Why our digital future depends on identity and rebuilding trust

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The adoption of a password-free future is being hyped by some of the biggest tech companies, with Apple, Google and Microsoft committing to support the FIDO standard in May. Along with the Digital ID bill reintroduced to Congress in July, we’re poised to take a giant leap away from the password to a seemingly more secure digital future. But as we approach a post-password world, we still have a long way to go to ensure the security of our digital lives.

As companies continue to develop solutions to bridge the gap to a world without passwords, many have prioritized convenience over security. Two-factor authentication (2FA) and multi-factor authentication (MFA) methods such as SMS or email verification – or even the use of biometrics – have emerged as leading alternatives to the traditional username/password. But here’s the catch: Most of these companies validate devices on their own and don’t properly leverage this technology, leaving the door open to bad actors.

The blind spots of biometrics

Businesses that use biometrics claim to use biometric data to secure and simplify account access, but there is an underlying issue. Do they link an account holder’s biometrics to the account itself or the account holder? In many cases, the answer is that they use a combination of both biometric data and older technology. This exposes account holders to account takeovers and other fraudulent activities.

Another problem is that some verification companies use a one-time scan of the account holder’s ID or other publicly issued documents. They then link this data to an existing account that still uses a username/password that the company has. Security experts do not recommend this, as static credentials create a false sense of trust. If a breach occurs, a user’s account remains vulnerable to impersonation and fraud.


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And then there’s the lack of facial recognition technology, which hasn’t evolved to the point where it can consistently log you into accounts. In recent years, studies have shown that the facial recognition technology behind many verification solutions often fails to recognize women and people of color, unfairly increasing the time it takes to process login requests and potentially blocking people’s access to critical resources.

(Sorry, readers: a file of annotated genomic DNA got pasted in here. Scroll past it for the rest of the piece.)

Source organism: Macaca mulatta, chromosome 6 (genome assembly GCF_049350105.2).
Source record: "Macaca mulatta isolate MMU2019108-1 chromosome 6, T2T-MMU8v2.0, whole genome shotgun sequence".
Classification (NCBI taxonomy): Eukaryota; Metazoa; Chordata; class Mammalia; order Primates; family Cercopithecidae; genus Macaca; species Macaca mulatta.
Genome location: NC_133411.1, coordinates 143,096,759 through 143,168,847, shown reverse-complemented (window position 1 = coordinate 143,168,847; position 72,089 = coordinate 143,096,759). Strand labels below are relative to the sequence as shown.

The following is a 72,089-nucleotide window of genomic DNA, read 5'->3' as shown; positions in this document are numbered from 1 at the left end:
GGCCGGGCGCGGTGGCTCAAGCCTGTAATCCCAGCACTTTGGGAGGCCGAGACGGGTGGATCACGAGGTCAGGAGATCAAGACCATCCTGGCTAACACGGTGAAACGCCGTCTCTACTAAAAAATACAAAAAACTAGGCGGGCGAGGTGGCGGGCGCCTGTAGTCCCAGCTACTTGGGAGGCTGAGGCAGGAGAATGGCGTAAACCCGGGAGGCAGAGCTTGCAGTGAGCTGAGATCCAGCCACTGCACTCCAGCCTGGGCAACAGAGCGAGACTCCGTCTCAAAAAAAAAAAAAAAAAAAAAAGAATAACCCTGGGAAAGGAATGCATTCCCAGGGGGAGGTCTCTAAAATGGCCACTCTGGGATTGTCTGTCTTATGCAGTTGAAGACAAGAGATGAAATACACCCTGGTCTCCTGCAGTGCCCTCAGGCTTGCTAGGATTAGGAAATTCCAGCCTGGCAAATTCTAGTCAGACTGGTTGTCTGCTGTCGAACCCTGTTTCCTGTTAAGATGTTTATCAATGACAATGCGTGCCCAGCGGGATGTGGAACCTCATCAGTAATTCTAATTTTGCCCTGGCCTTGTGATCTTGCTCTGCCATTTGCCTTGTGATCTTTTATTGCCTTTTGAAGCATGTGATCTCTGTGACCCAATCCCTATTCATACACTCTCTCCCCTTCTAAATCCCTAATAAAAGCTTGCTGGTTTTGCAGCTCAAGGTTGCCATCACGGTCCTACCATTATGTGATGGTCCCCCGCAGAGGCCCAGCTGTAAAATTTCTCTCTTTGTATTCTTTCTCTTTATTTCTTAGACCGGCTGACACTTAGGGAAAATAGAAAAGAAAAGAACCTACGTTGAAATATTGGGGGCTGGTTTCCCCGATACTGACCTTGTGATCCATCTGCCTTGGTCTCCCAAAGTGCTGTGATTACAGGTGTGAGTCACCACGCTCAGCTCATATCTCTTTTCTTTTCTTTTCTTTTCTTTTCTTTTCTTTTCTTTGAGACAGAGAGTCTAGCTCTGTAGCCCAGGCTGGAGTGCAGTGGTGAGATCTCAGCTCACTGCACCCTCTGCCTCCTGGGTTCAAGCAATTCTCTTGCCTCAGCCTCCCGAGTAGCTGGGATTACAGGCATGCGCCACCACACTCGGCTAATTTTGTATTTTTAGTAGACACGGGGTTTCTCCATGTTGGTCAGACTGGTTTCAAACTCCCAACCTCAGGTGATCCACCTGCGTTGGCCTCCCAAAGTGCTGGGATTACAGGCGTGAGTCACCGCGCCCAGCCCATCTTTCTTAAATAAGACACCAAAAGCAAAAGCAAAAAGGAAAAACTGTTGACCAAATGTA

Verify people, not entities

Today’s security realm uses the approach to validate devices. Biometrics and other security layers — like 2FA/MFA — were never intended to identify the actual person behind the screen, which is a shortcoming.

We know that these online security methods are only effective when you know who is using the device. Suppose someone claims to be you and links their fingerprint to your account, for example. If so, it’s convenient for the bad actor, but a disaster for everyone else.

However, a competing philosophy is emerging: We should validate people and not strictly entities. Multi-Factor Identity (MFI) drives this new security philosophy. MFI fulfills the vision of a secure and passwordless future by knowing the real identity of someone online – the missing link to keeping accounts protected and reducing fraud.

While biometrics and 2FA/MFA are important steps, the future of account security depends not only on them, but on technology that eliminates these issues by verifying people, not devices. The most effective approach would be to pair real-time authentication measures with a publicly issued ID to verify users.

A more human and safe internet

There is a bigger vision here for cyber security, which MFI is helping to achieve. It’s the idea that we can build a more human, safer internet through identity verification – and ultimately a more trusting digital experience.

Today’s online world lacks trust. Going back to the early days of the internet and computing, there was a smaller group and more trusting community where networked computers came together, run by famous people. You could more easily know who someone was and where a password could reasonably protect an account and the user. But as the Internet has grown, that trust has all but disappeared.

And it’s hard to regain trust, whether online or over the phone, without knowing the identity of others. Trust is the most important issue today, especially if we are to fulfill the promise of new digital spaces, such as NFTs, the metaverse and more. Our digital world is massive and growing so fast that the metaverse could push it to breaking point without more reliable ways to identify each other.

We’re excited to see increased adoption of technology that solves the problem of helping businesses trust the identity of their users and unlock faster, more secure account access. MFI can help us get there, rebuild the trust that helped start the internet and now ensure it is sustainable.

Aaron Painter is the CEO and founder of Nametag.

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